Although the genetics behind the PLS disorder has been identified, the exact biological mechanism causing the dermatological or periodontal lesions is still unknown. The cathepsin C gene is expressed in epithelial regions normally affected by PLS such as the palms, soles, knees and keratinised oral gingiva [Rao et al., 1997]. However, the exact mechanism by which cathepsin C gene mutations cause or are involved in PPK is unclear as its role in the epidermis has not yet been studied in detail. Nuckols and Slavkin [1999] suggest that cathepsin C may be essential for establishing or maintaining the structural organization of the epidermis of the extremities and the integrity or immunologic properties of the tissues surrounding the teeth. They also suggest that cathepsin C might participate indirectly in the processing of proteins such as keratins that maintain the structural integrity of epithelia in a way that is unique to the tissues affected in patients with PLS. Preus [1988] speculated that the hereditary defect causing periodontitis in PLS patients could be located at the epithelial surface barrier and that this deficiency would lead to reduced defence against virulent pathogens when present. Mechanical tension and microbial strain, above a genetically determined threshold, could possibly interfere with the ability to prevent infiltration of periopathogens into the periodontal tissues [Kleinfelder et al., 1996]. In a study of the periodontal structure of cathepsin C deficient mice, de Haar et al. [2006] found normal structure of the gingiva, periodontal ligament, alveolar process, and cementum layer. They conclude that cathepsin C deficiency does not lead to major changes in the structure of the periodontium.

The importance of cathepsin C in the defence of the organism has been studied on cell lines from cathepsin C-deficient mice, which fail to activate serine proteinases in immune and inflammatory cells [Wolters et al., 2001]. According to these findings cathepsin C is required for the activation of the serine proteases, granzymes A and B in cytotoxic lymphocytes and natural killer cells. This activation is requisite for the cytotoxic lymphocytes granule-mediated apoptosis of tumour cells and infected cells [Pham and Ley, 1999]. Based on the phenotype seen in cathepsin C-deficient mice, patients with PLS would have generalized immunodeficiency as a result of the loss of activation of these serine proteases [Pham et al., 2004]. However, studies of patients with PLS have failed to detect a generalized T cell immunodeficiency phenotype and these patients are not known to be unusually susceptible to viral infections [Pham et al., 2004]. In their investigations these same authors reported that patients with PLS retain significant granzyme activities in a cytotoxic lymphocyte compartment and have well-preserved cytotoxic lymphocyte function. Those patients with PLS expressed normal lymphokine-activated killer-mediated (LAK) cytotoxicity against K562 cells [Pham et al., 2004]. A similar result was shown by Meade et al. [2006] who concluded that loss-of-function mutations in cathepsin C do not affect lymphokine activated killer cell function. However, Meade et al. [2006] also found that resting natural killer (NK) cells in humans with PLS have a cytolytic defect and contain inactive granzyme B. This finding indicates that cathepsin C is required for the granzyme B activation in unstimulated human NK cells. A similar result has earlier been presented by Lundgren et al. [2005] who found that cytotoxicity of NK cells was consistently and severely depressed in all their PLS patients.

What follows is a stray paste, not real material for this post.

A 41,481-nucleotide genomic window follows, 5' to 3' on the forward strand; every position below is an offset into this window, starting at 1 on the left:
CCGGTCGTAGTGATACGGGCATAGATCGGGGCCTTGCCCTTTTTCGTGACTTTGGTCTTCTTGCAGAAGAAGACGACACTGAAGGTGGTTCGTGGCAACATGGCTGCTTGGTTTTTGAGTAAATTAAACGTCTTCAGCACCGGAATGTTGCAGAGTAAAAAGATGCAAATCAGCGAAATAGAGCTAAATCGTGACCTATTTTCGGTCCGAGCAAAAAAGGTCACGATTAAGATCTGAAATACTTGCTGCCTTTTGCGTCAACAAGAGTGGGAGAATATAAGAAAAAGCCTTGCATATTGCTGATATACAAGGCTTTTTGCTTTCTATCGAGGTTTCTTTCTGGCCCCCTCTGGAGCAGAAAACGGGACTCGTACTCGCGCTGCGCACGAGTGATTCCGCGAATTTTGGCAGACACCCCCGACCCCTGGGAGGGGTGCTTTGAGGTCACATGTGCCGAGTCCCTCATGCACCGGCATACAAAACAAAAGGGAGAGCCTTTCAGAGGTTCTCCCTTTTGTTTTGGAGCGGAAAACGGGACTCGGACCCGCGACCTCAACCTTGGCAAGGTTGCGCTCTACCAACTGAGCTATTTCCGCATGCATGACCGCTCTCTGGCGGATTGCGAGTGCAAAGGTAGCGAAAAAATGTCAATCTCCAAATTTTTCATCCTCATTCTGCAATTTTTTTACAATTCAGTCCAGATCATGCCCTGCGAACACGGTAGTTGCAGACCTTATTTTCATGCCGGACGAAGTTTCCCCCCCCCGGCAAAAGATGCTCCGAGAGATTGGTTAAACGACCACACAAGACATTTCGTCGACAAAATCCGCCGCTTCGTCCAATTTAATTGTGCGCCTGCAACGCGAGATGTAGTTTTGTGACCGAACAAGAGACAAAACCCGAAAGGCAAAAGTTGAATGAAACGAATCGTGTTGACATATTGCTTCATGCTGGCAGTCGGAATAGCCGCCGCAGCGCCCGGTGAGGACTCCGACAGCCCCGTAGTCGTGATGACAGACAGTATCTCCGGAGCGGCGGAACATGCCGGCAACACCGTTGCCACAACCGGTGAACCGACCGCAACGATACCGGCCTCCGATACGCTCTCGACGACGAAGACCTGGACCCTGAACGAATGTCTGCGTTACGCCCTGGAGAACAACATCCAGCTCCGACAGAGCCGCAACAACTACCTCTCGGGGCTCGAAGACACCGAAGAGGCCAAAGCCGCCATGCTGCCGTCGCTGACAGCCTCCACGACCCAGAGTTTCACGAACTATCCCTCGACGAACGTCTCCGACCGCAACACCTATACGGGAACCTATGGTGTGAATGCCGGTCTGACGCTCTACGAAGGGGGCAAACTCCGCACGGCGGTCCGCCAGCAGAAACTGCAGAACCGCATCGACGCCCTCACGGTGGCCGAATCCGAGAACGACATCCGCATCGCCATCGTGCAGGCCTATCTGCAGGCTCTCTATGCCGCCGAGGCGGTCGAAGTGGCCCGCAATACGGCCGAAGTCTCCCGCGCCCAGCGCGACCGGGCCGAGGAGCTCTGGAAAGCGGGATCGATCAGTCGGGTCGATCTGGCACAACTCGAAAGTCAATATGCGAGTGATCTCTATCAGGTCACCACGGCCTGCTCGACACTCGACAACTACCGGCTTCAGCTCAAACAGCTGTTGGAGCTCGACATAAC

Human keratinocytes in culture normally secrete granzyme B with antimicrobial activity that is able to protect against invading pathogens. The activation of granzyme B may thus provide protection against dermal inflammation [Berthou et al., 1997]. The failing activation of granzyme B in individuals with PLS might weaken the epithelial response towards bacterial infection and contribute to the individuals' propensity to develop gingival inflammation.

The earlier reported findings of PMN dysfunction may in part be explained by the lack-of-function mutation of the cathepsin C gene. Cathepsin C is essential in order to activate the serine proteinases cathepsin G, elastase and proteinase 3 in PMNs [Adkison et al., 2002] and this activation is essential for the phagocytic destruction of bacteria [De Haar et al., 2004]. Cagli et al. [2005] found an almost complete loss of cathepsin G and elastase activity in two siblings with PLS. Although loss of the cathepsin C activity is associated with severe reduction in the activity and stability of the neutrophil-derived serine proteases, Pham et al. [2004] showed that neutrophils from patients with PLS did not uniformly have a defect in their ability to kill Staphylococcus aureus and Escherichia coli. The authors suggested that other systems are involved in bacterial killing and that serine proteases do not represent the major mechanism by which human neutrophils kill common bacteria.